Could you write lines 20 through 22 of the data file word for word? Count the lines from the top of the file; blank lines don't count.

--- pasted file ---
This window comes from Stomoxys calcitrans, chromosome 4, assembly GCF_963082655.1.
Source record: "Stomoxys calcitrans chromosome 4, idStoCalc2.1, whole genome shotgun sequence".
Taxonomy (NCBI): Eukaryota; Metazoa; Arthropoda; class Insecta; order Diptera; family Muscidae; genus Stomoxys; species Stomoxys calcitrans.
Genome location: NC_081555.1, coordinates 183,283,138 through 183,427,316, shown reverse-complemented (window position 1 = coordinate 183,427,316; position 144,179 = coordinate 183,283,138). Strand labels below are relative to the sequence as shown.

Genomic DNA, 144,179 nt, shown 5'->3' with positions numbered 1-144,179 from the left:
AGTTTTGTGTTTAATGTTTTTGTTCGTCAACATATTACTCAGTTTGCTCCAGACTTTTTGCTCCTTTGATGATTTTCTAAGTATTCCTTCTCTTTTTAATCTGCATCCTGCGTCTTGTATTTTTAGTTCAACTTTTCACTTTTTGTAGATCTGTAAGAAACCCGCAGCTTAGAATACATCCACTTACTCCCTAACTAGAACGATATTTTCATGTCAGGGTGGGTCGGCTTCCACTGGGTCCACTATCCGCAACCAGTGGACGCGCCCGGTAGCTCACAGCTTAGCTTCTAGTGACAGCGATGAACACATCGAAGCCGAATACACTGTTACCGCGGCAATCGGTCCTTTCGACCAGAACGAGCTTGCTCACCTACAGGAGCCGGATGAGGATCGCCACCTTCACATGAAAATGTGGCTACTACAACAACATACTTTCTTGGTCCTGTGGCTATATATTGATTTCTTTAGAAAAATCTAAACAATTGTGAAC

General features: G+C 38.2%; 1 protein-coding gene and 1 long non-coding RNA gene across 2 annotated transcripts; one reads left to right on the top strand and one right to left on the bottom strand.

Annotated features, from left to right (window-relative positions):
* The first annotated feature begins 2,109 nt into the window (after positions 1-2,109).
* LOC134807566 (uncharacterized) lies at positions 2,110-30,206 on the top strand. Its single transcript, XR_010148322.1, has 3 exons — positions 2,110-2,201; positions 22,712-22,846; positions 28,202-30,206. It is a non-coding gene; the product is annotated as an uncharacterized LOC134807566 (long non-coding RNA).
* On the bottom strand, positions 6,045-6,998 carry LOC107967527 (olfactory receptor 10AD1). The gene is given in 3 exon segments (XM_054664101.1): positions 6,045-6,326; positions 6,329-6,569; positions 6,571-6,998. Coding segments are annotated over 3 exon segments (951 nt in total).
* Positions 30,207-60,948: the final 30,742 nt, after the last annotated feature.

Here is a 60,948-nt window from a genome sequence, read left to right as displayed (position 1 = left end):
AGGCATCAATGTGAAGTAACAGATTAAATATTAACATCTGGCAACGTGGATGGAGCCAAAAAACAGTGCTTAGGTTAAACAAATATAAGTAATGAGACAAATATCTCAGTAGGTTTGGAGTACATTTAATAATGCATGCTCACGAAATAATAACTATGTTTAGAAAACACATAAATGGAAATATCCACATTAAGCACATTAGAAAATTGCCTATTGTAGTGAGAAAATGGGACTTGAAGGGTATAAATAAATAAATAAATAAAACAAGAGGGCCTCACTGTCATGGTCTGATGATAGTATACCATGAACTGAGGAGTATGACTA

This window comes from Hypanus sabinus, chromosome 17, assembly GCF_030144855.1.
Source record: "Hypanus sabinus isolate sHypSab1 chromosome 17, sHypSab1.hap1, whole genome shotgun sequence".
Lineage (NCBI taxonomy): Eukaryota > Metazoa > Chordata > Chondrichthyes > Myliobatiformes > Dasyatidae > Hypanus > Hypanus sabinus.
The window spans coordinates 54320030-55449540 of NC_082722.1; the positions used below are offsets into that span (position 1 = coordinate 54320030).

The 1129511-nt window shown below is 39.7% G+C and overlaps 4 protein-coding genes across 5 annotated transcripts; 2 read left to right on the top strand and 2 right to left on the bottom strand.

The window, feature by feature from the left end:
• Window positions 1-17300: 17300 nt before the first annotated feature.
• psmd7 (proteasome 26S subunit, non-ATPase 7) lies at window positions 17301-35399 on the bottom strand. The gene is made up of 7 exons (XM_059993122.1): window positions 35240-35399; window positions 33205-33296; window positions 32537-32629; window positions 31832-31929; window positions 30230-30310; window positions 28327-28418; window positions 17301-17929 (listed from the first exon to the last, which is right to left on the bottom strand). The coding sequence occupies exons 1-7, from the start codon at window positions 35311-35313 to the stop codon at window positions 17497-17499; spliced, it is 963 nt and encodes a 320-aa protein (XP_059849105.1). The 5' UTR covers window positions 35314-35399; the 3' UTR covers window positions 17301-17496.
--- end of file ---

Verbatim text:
The window, feature by feature from the left end:
• Window positions 1-17300: 17300 nt before the first annotated feature.
• psmd7 (proteasome 26S subunit, non-ATPase 7) lies at window positions 17301-35399 on the bottom strand. The gene is made up of 7 exons (XM_059993122.1): window positions 35240-35399; window positions 33205-33296; window positions 32537-32629; window positions 31832-31929; window positions 30230-30310; window positions 28327-28418; window positions 17301-17929 (listed from the first exon to the last, which is right to left on the bottom strand). The coding sequence occupies exons 1-7, from the start codon at window positions 35311-35313 to the stop codon at window positions 17497-17499; spliced, it is 963 nt and encodes a 320-aa protein (XP_059849105.1). The 5' UTR covers window positions 35314-35399; the 3' UTR covers window positions 17301-17496.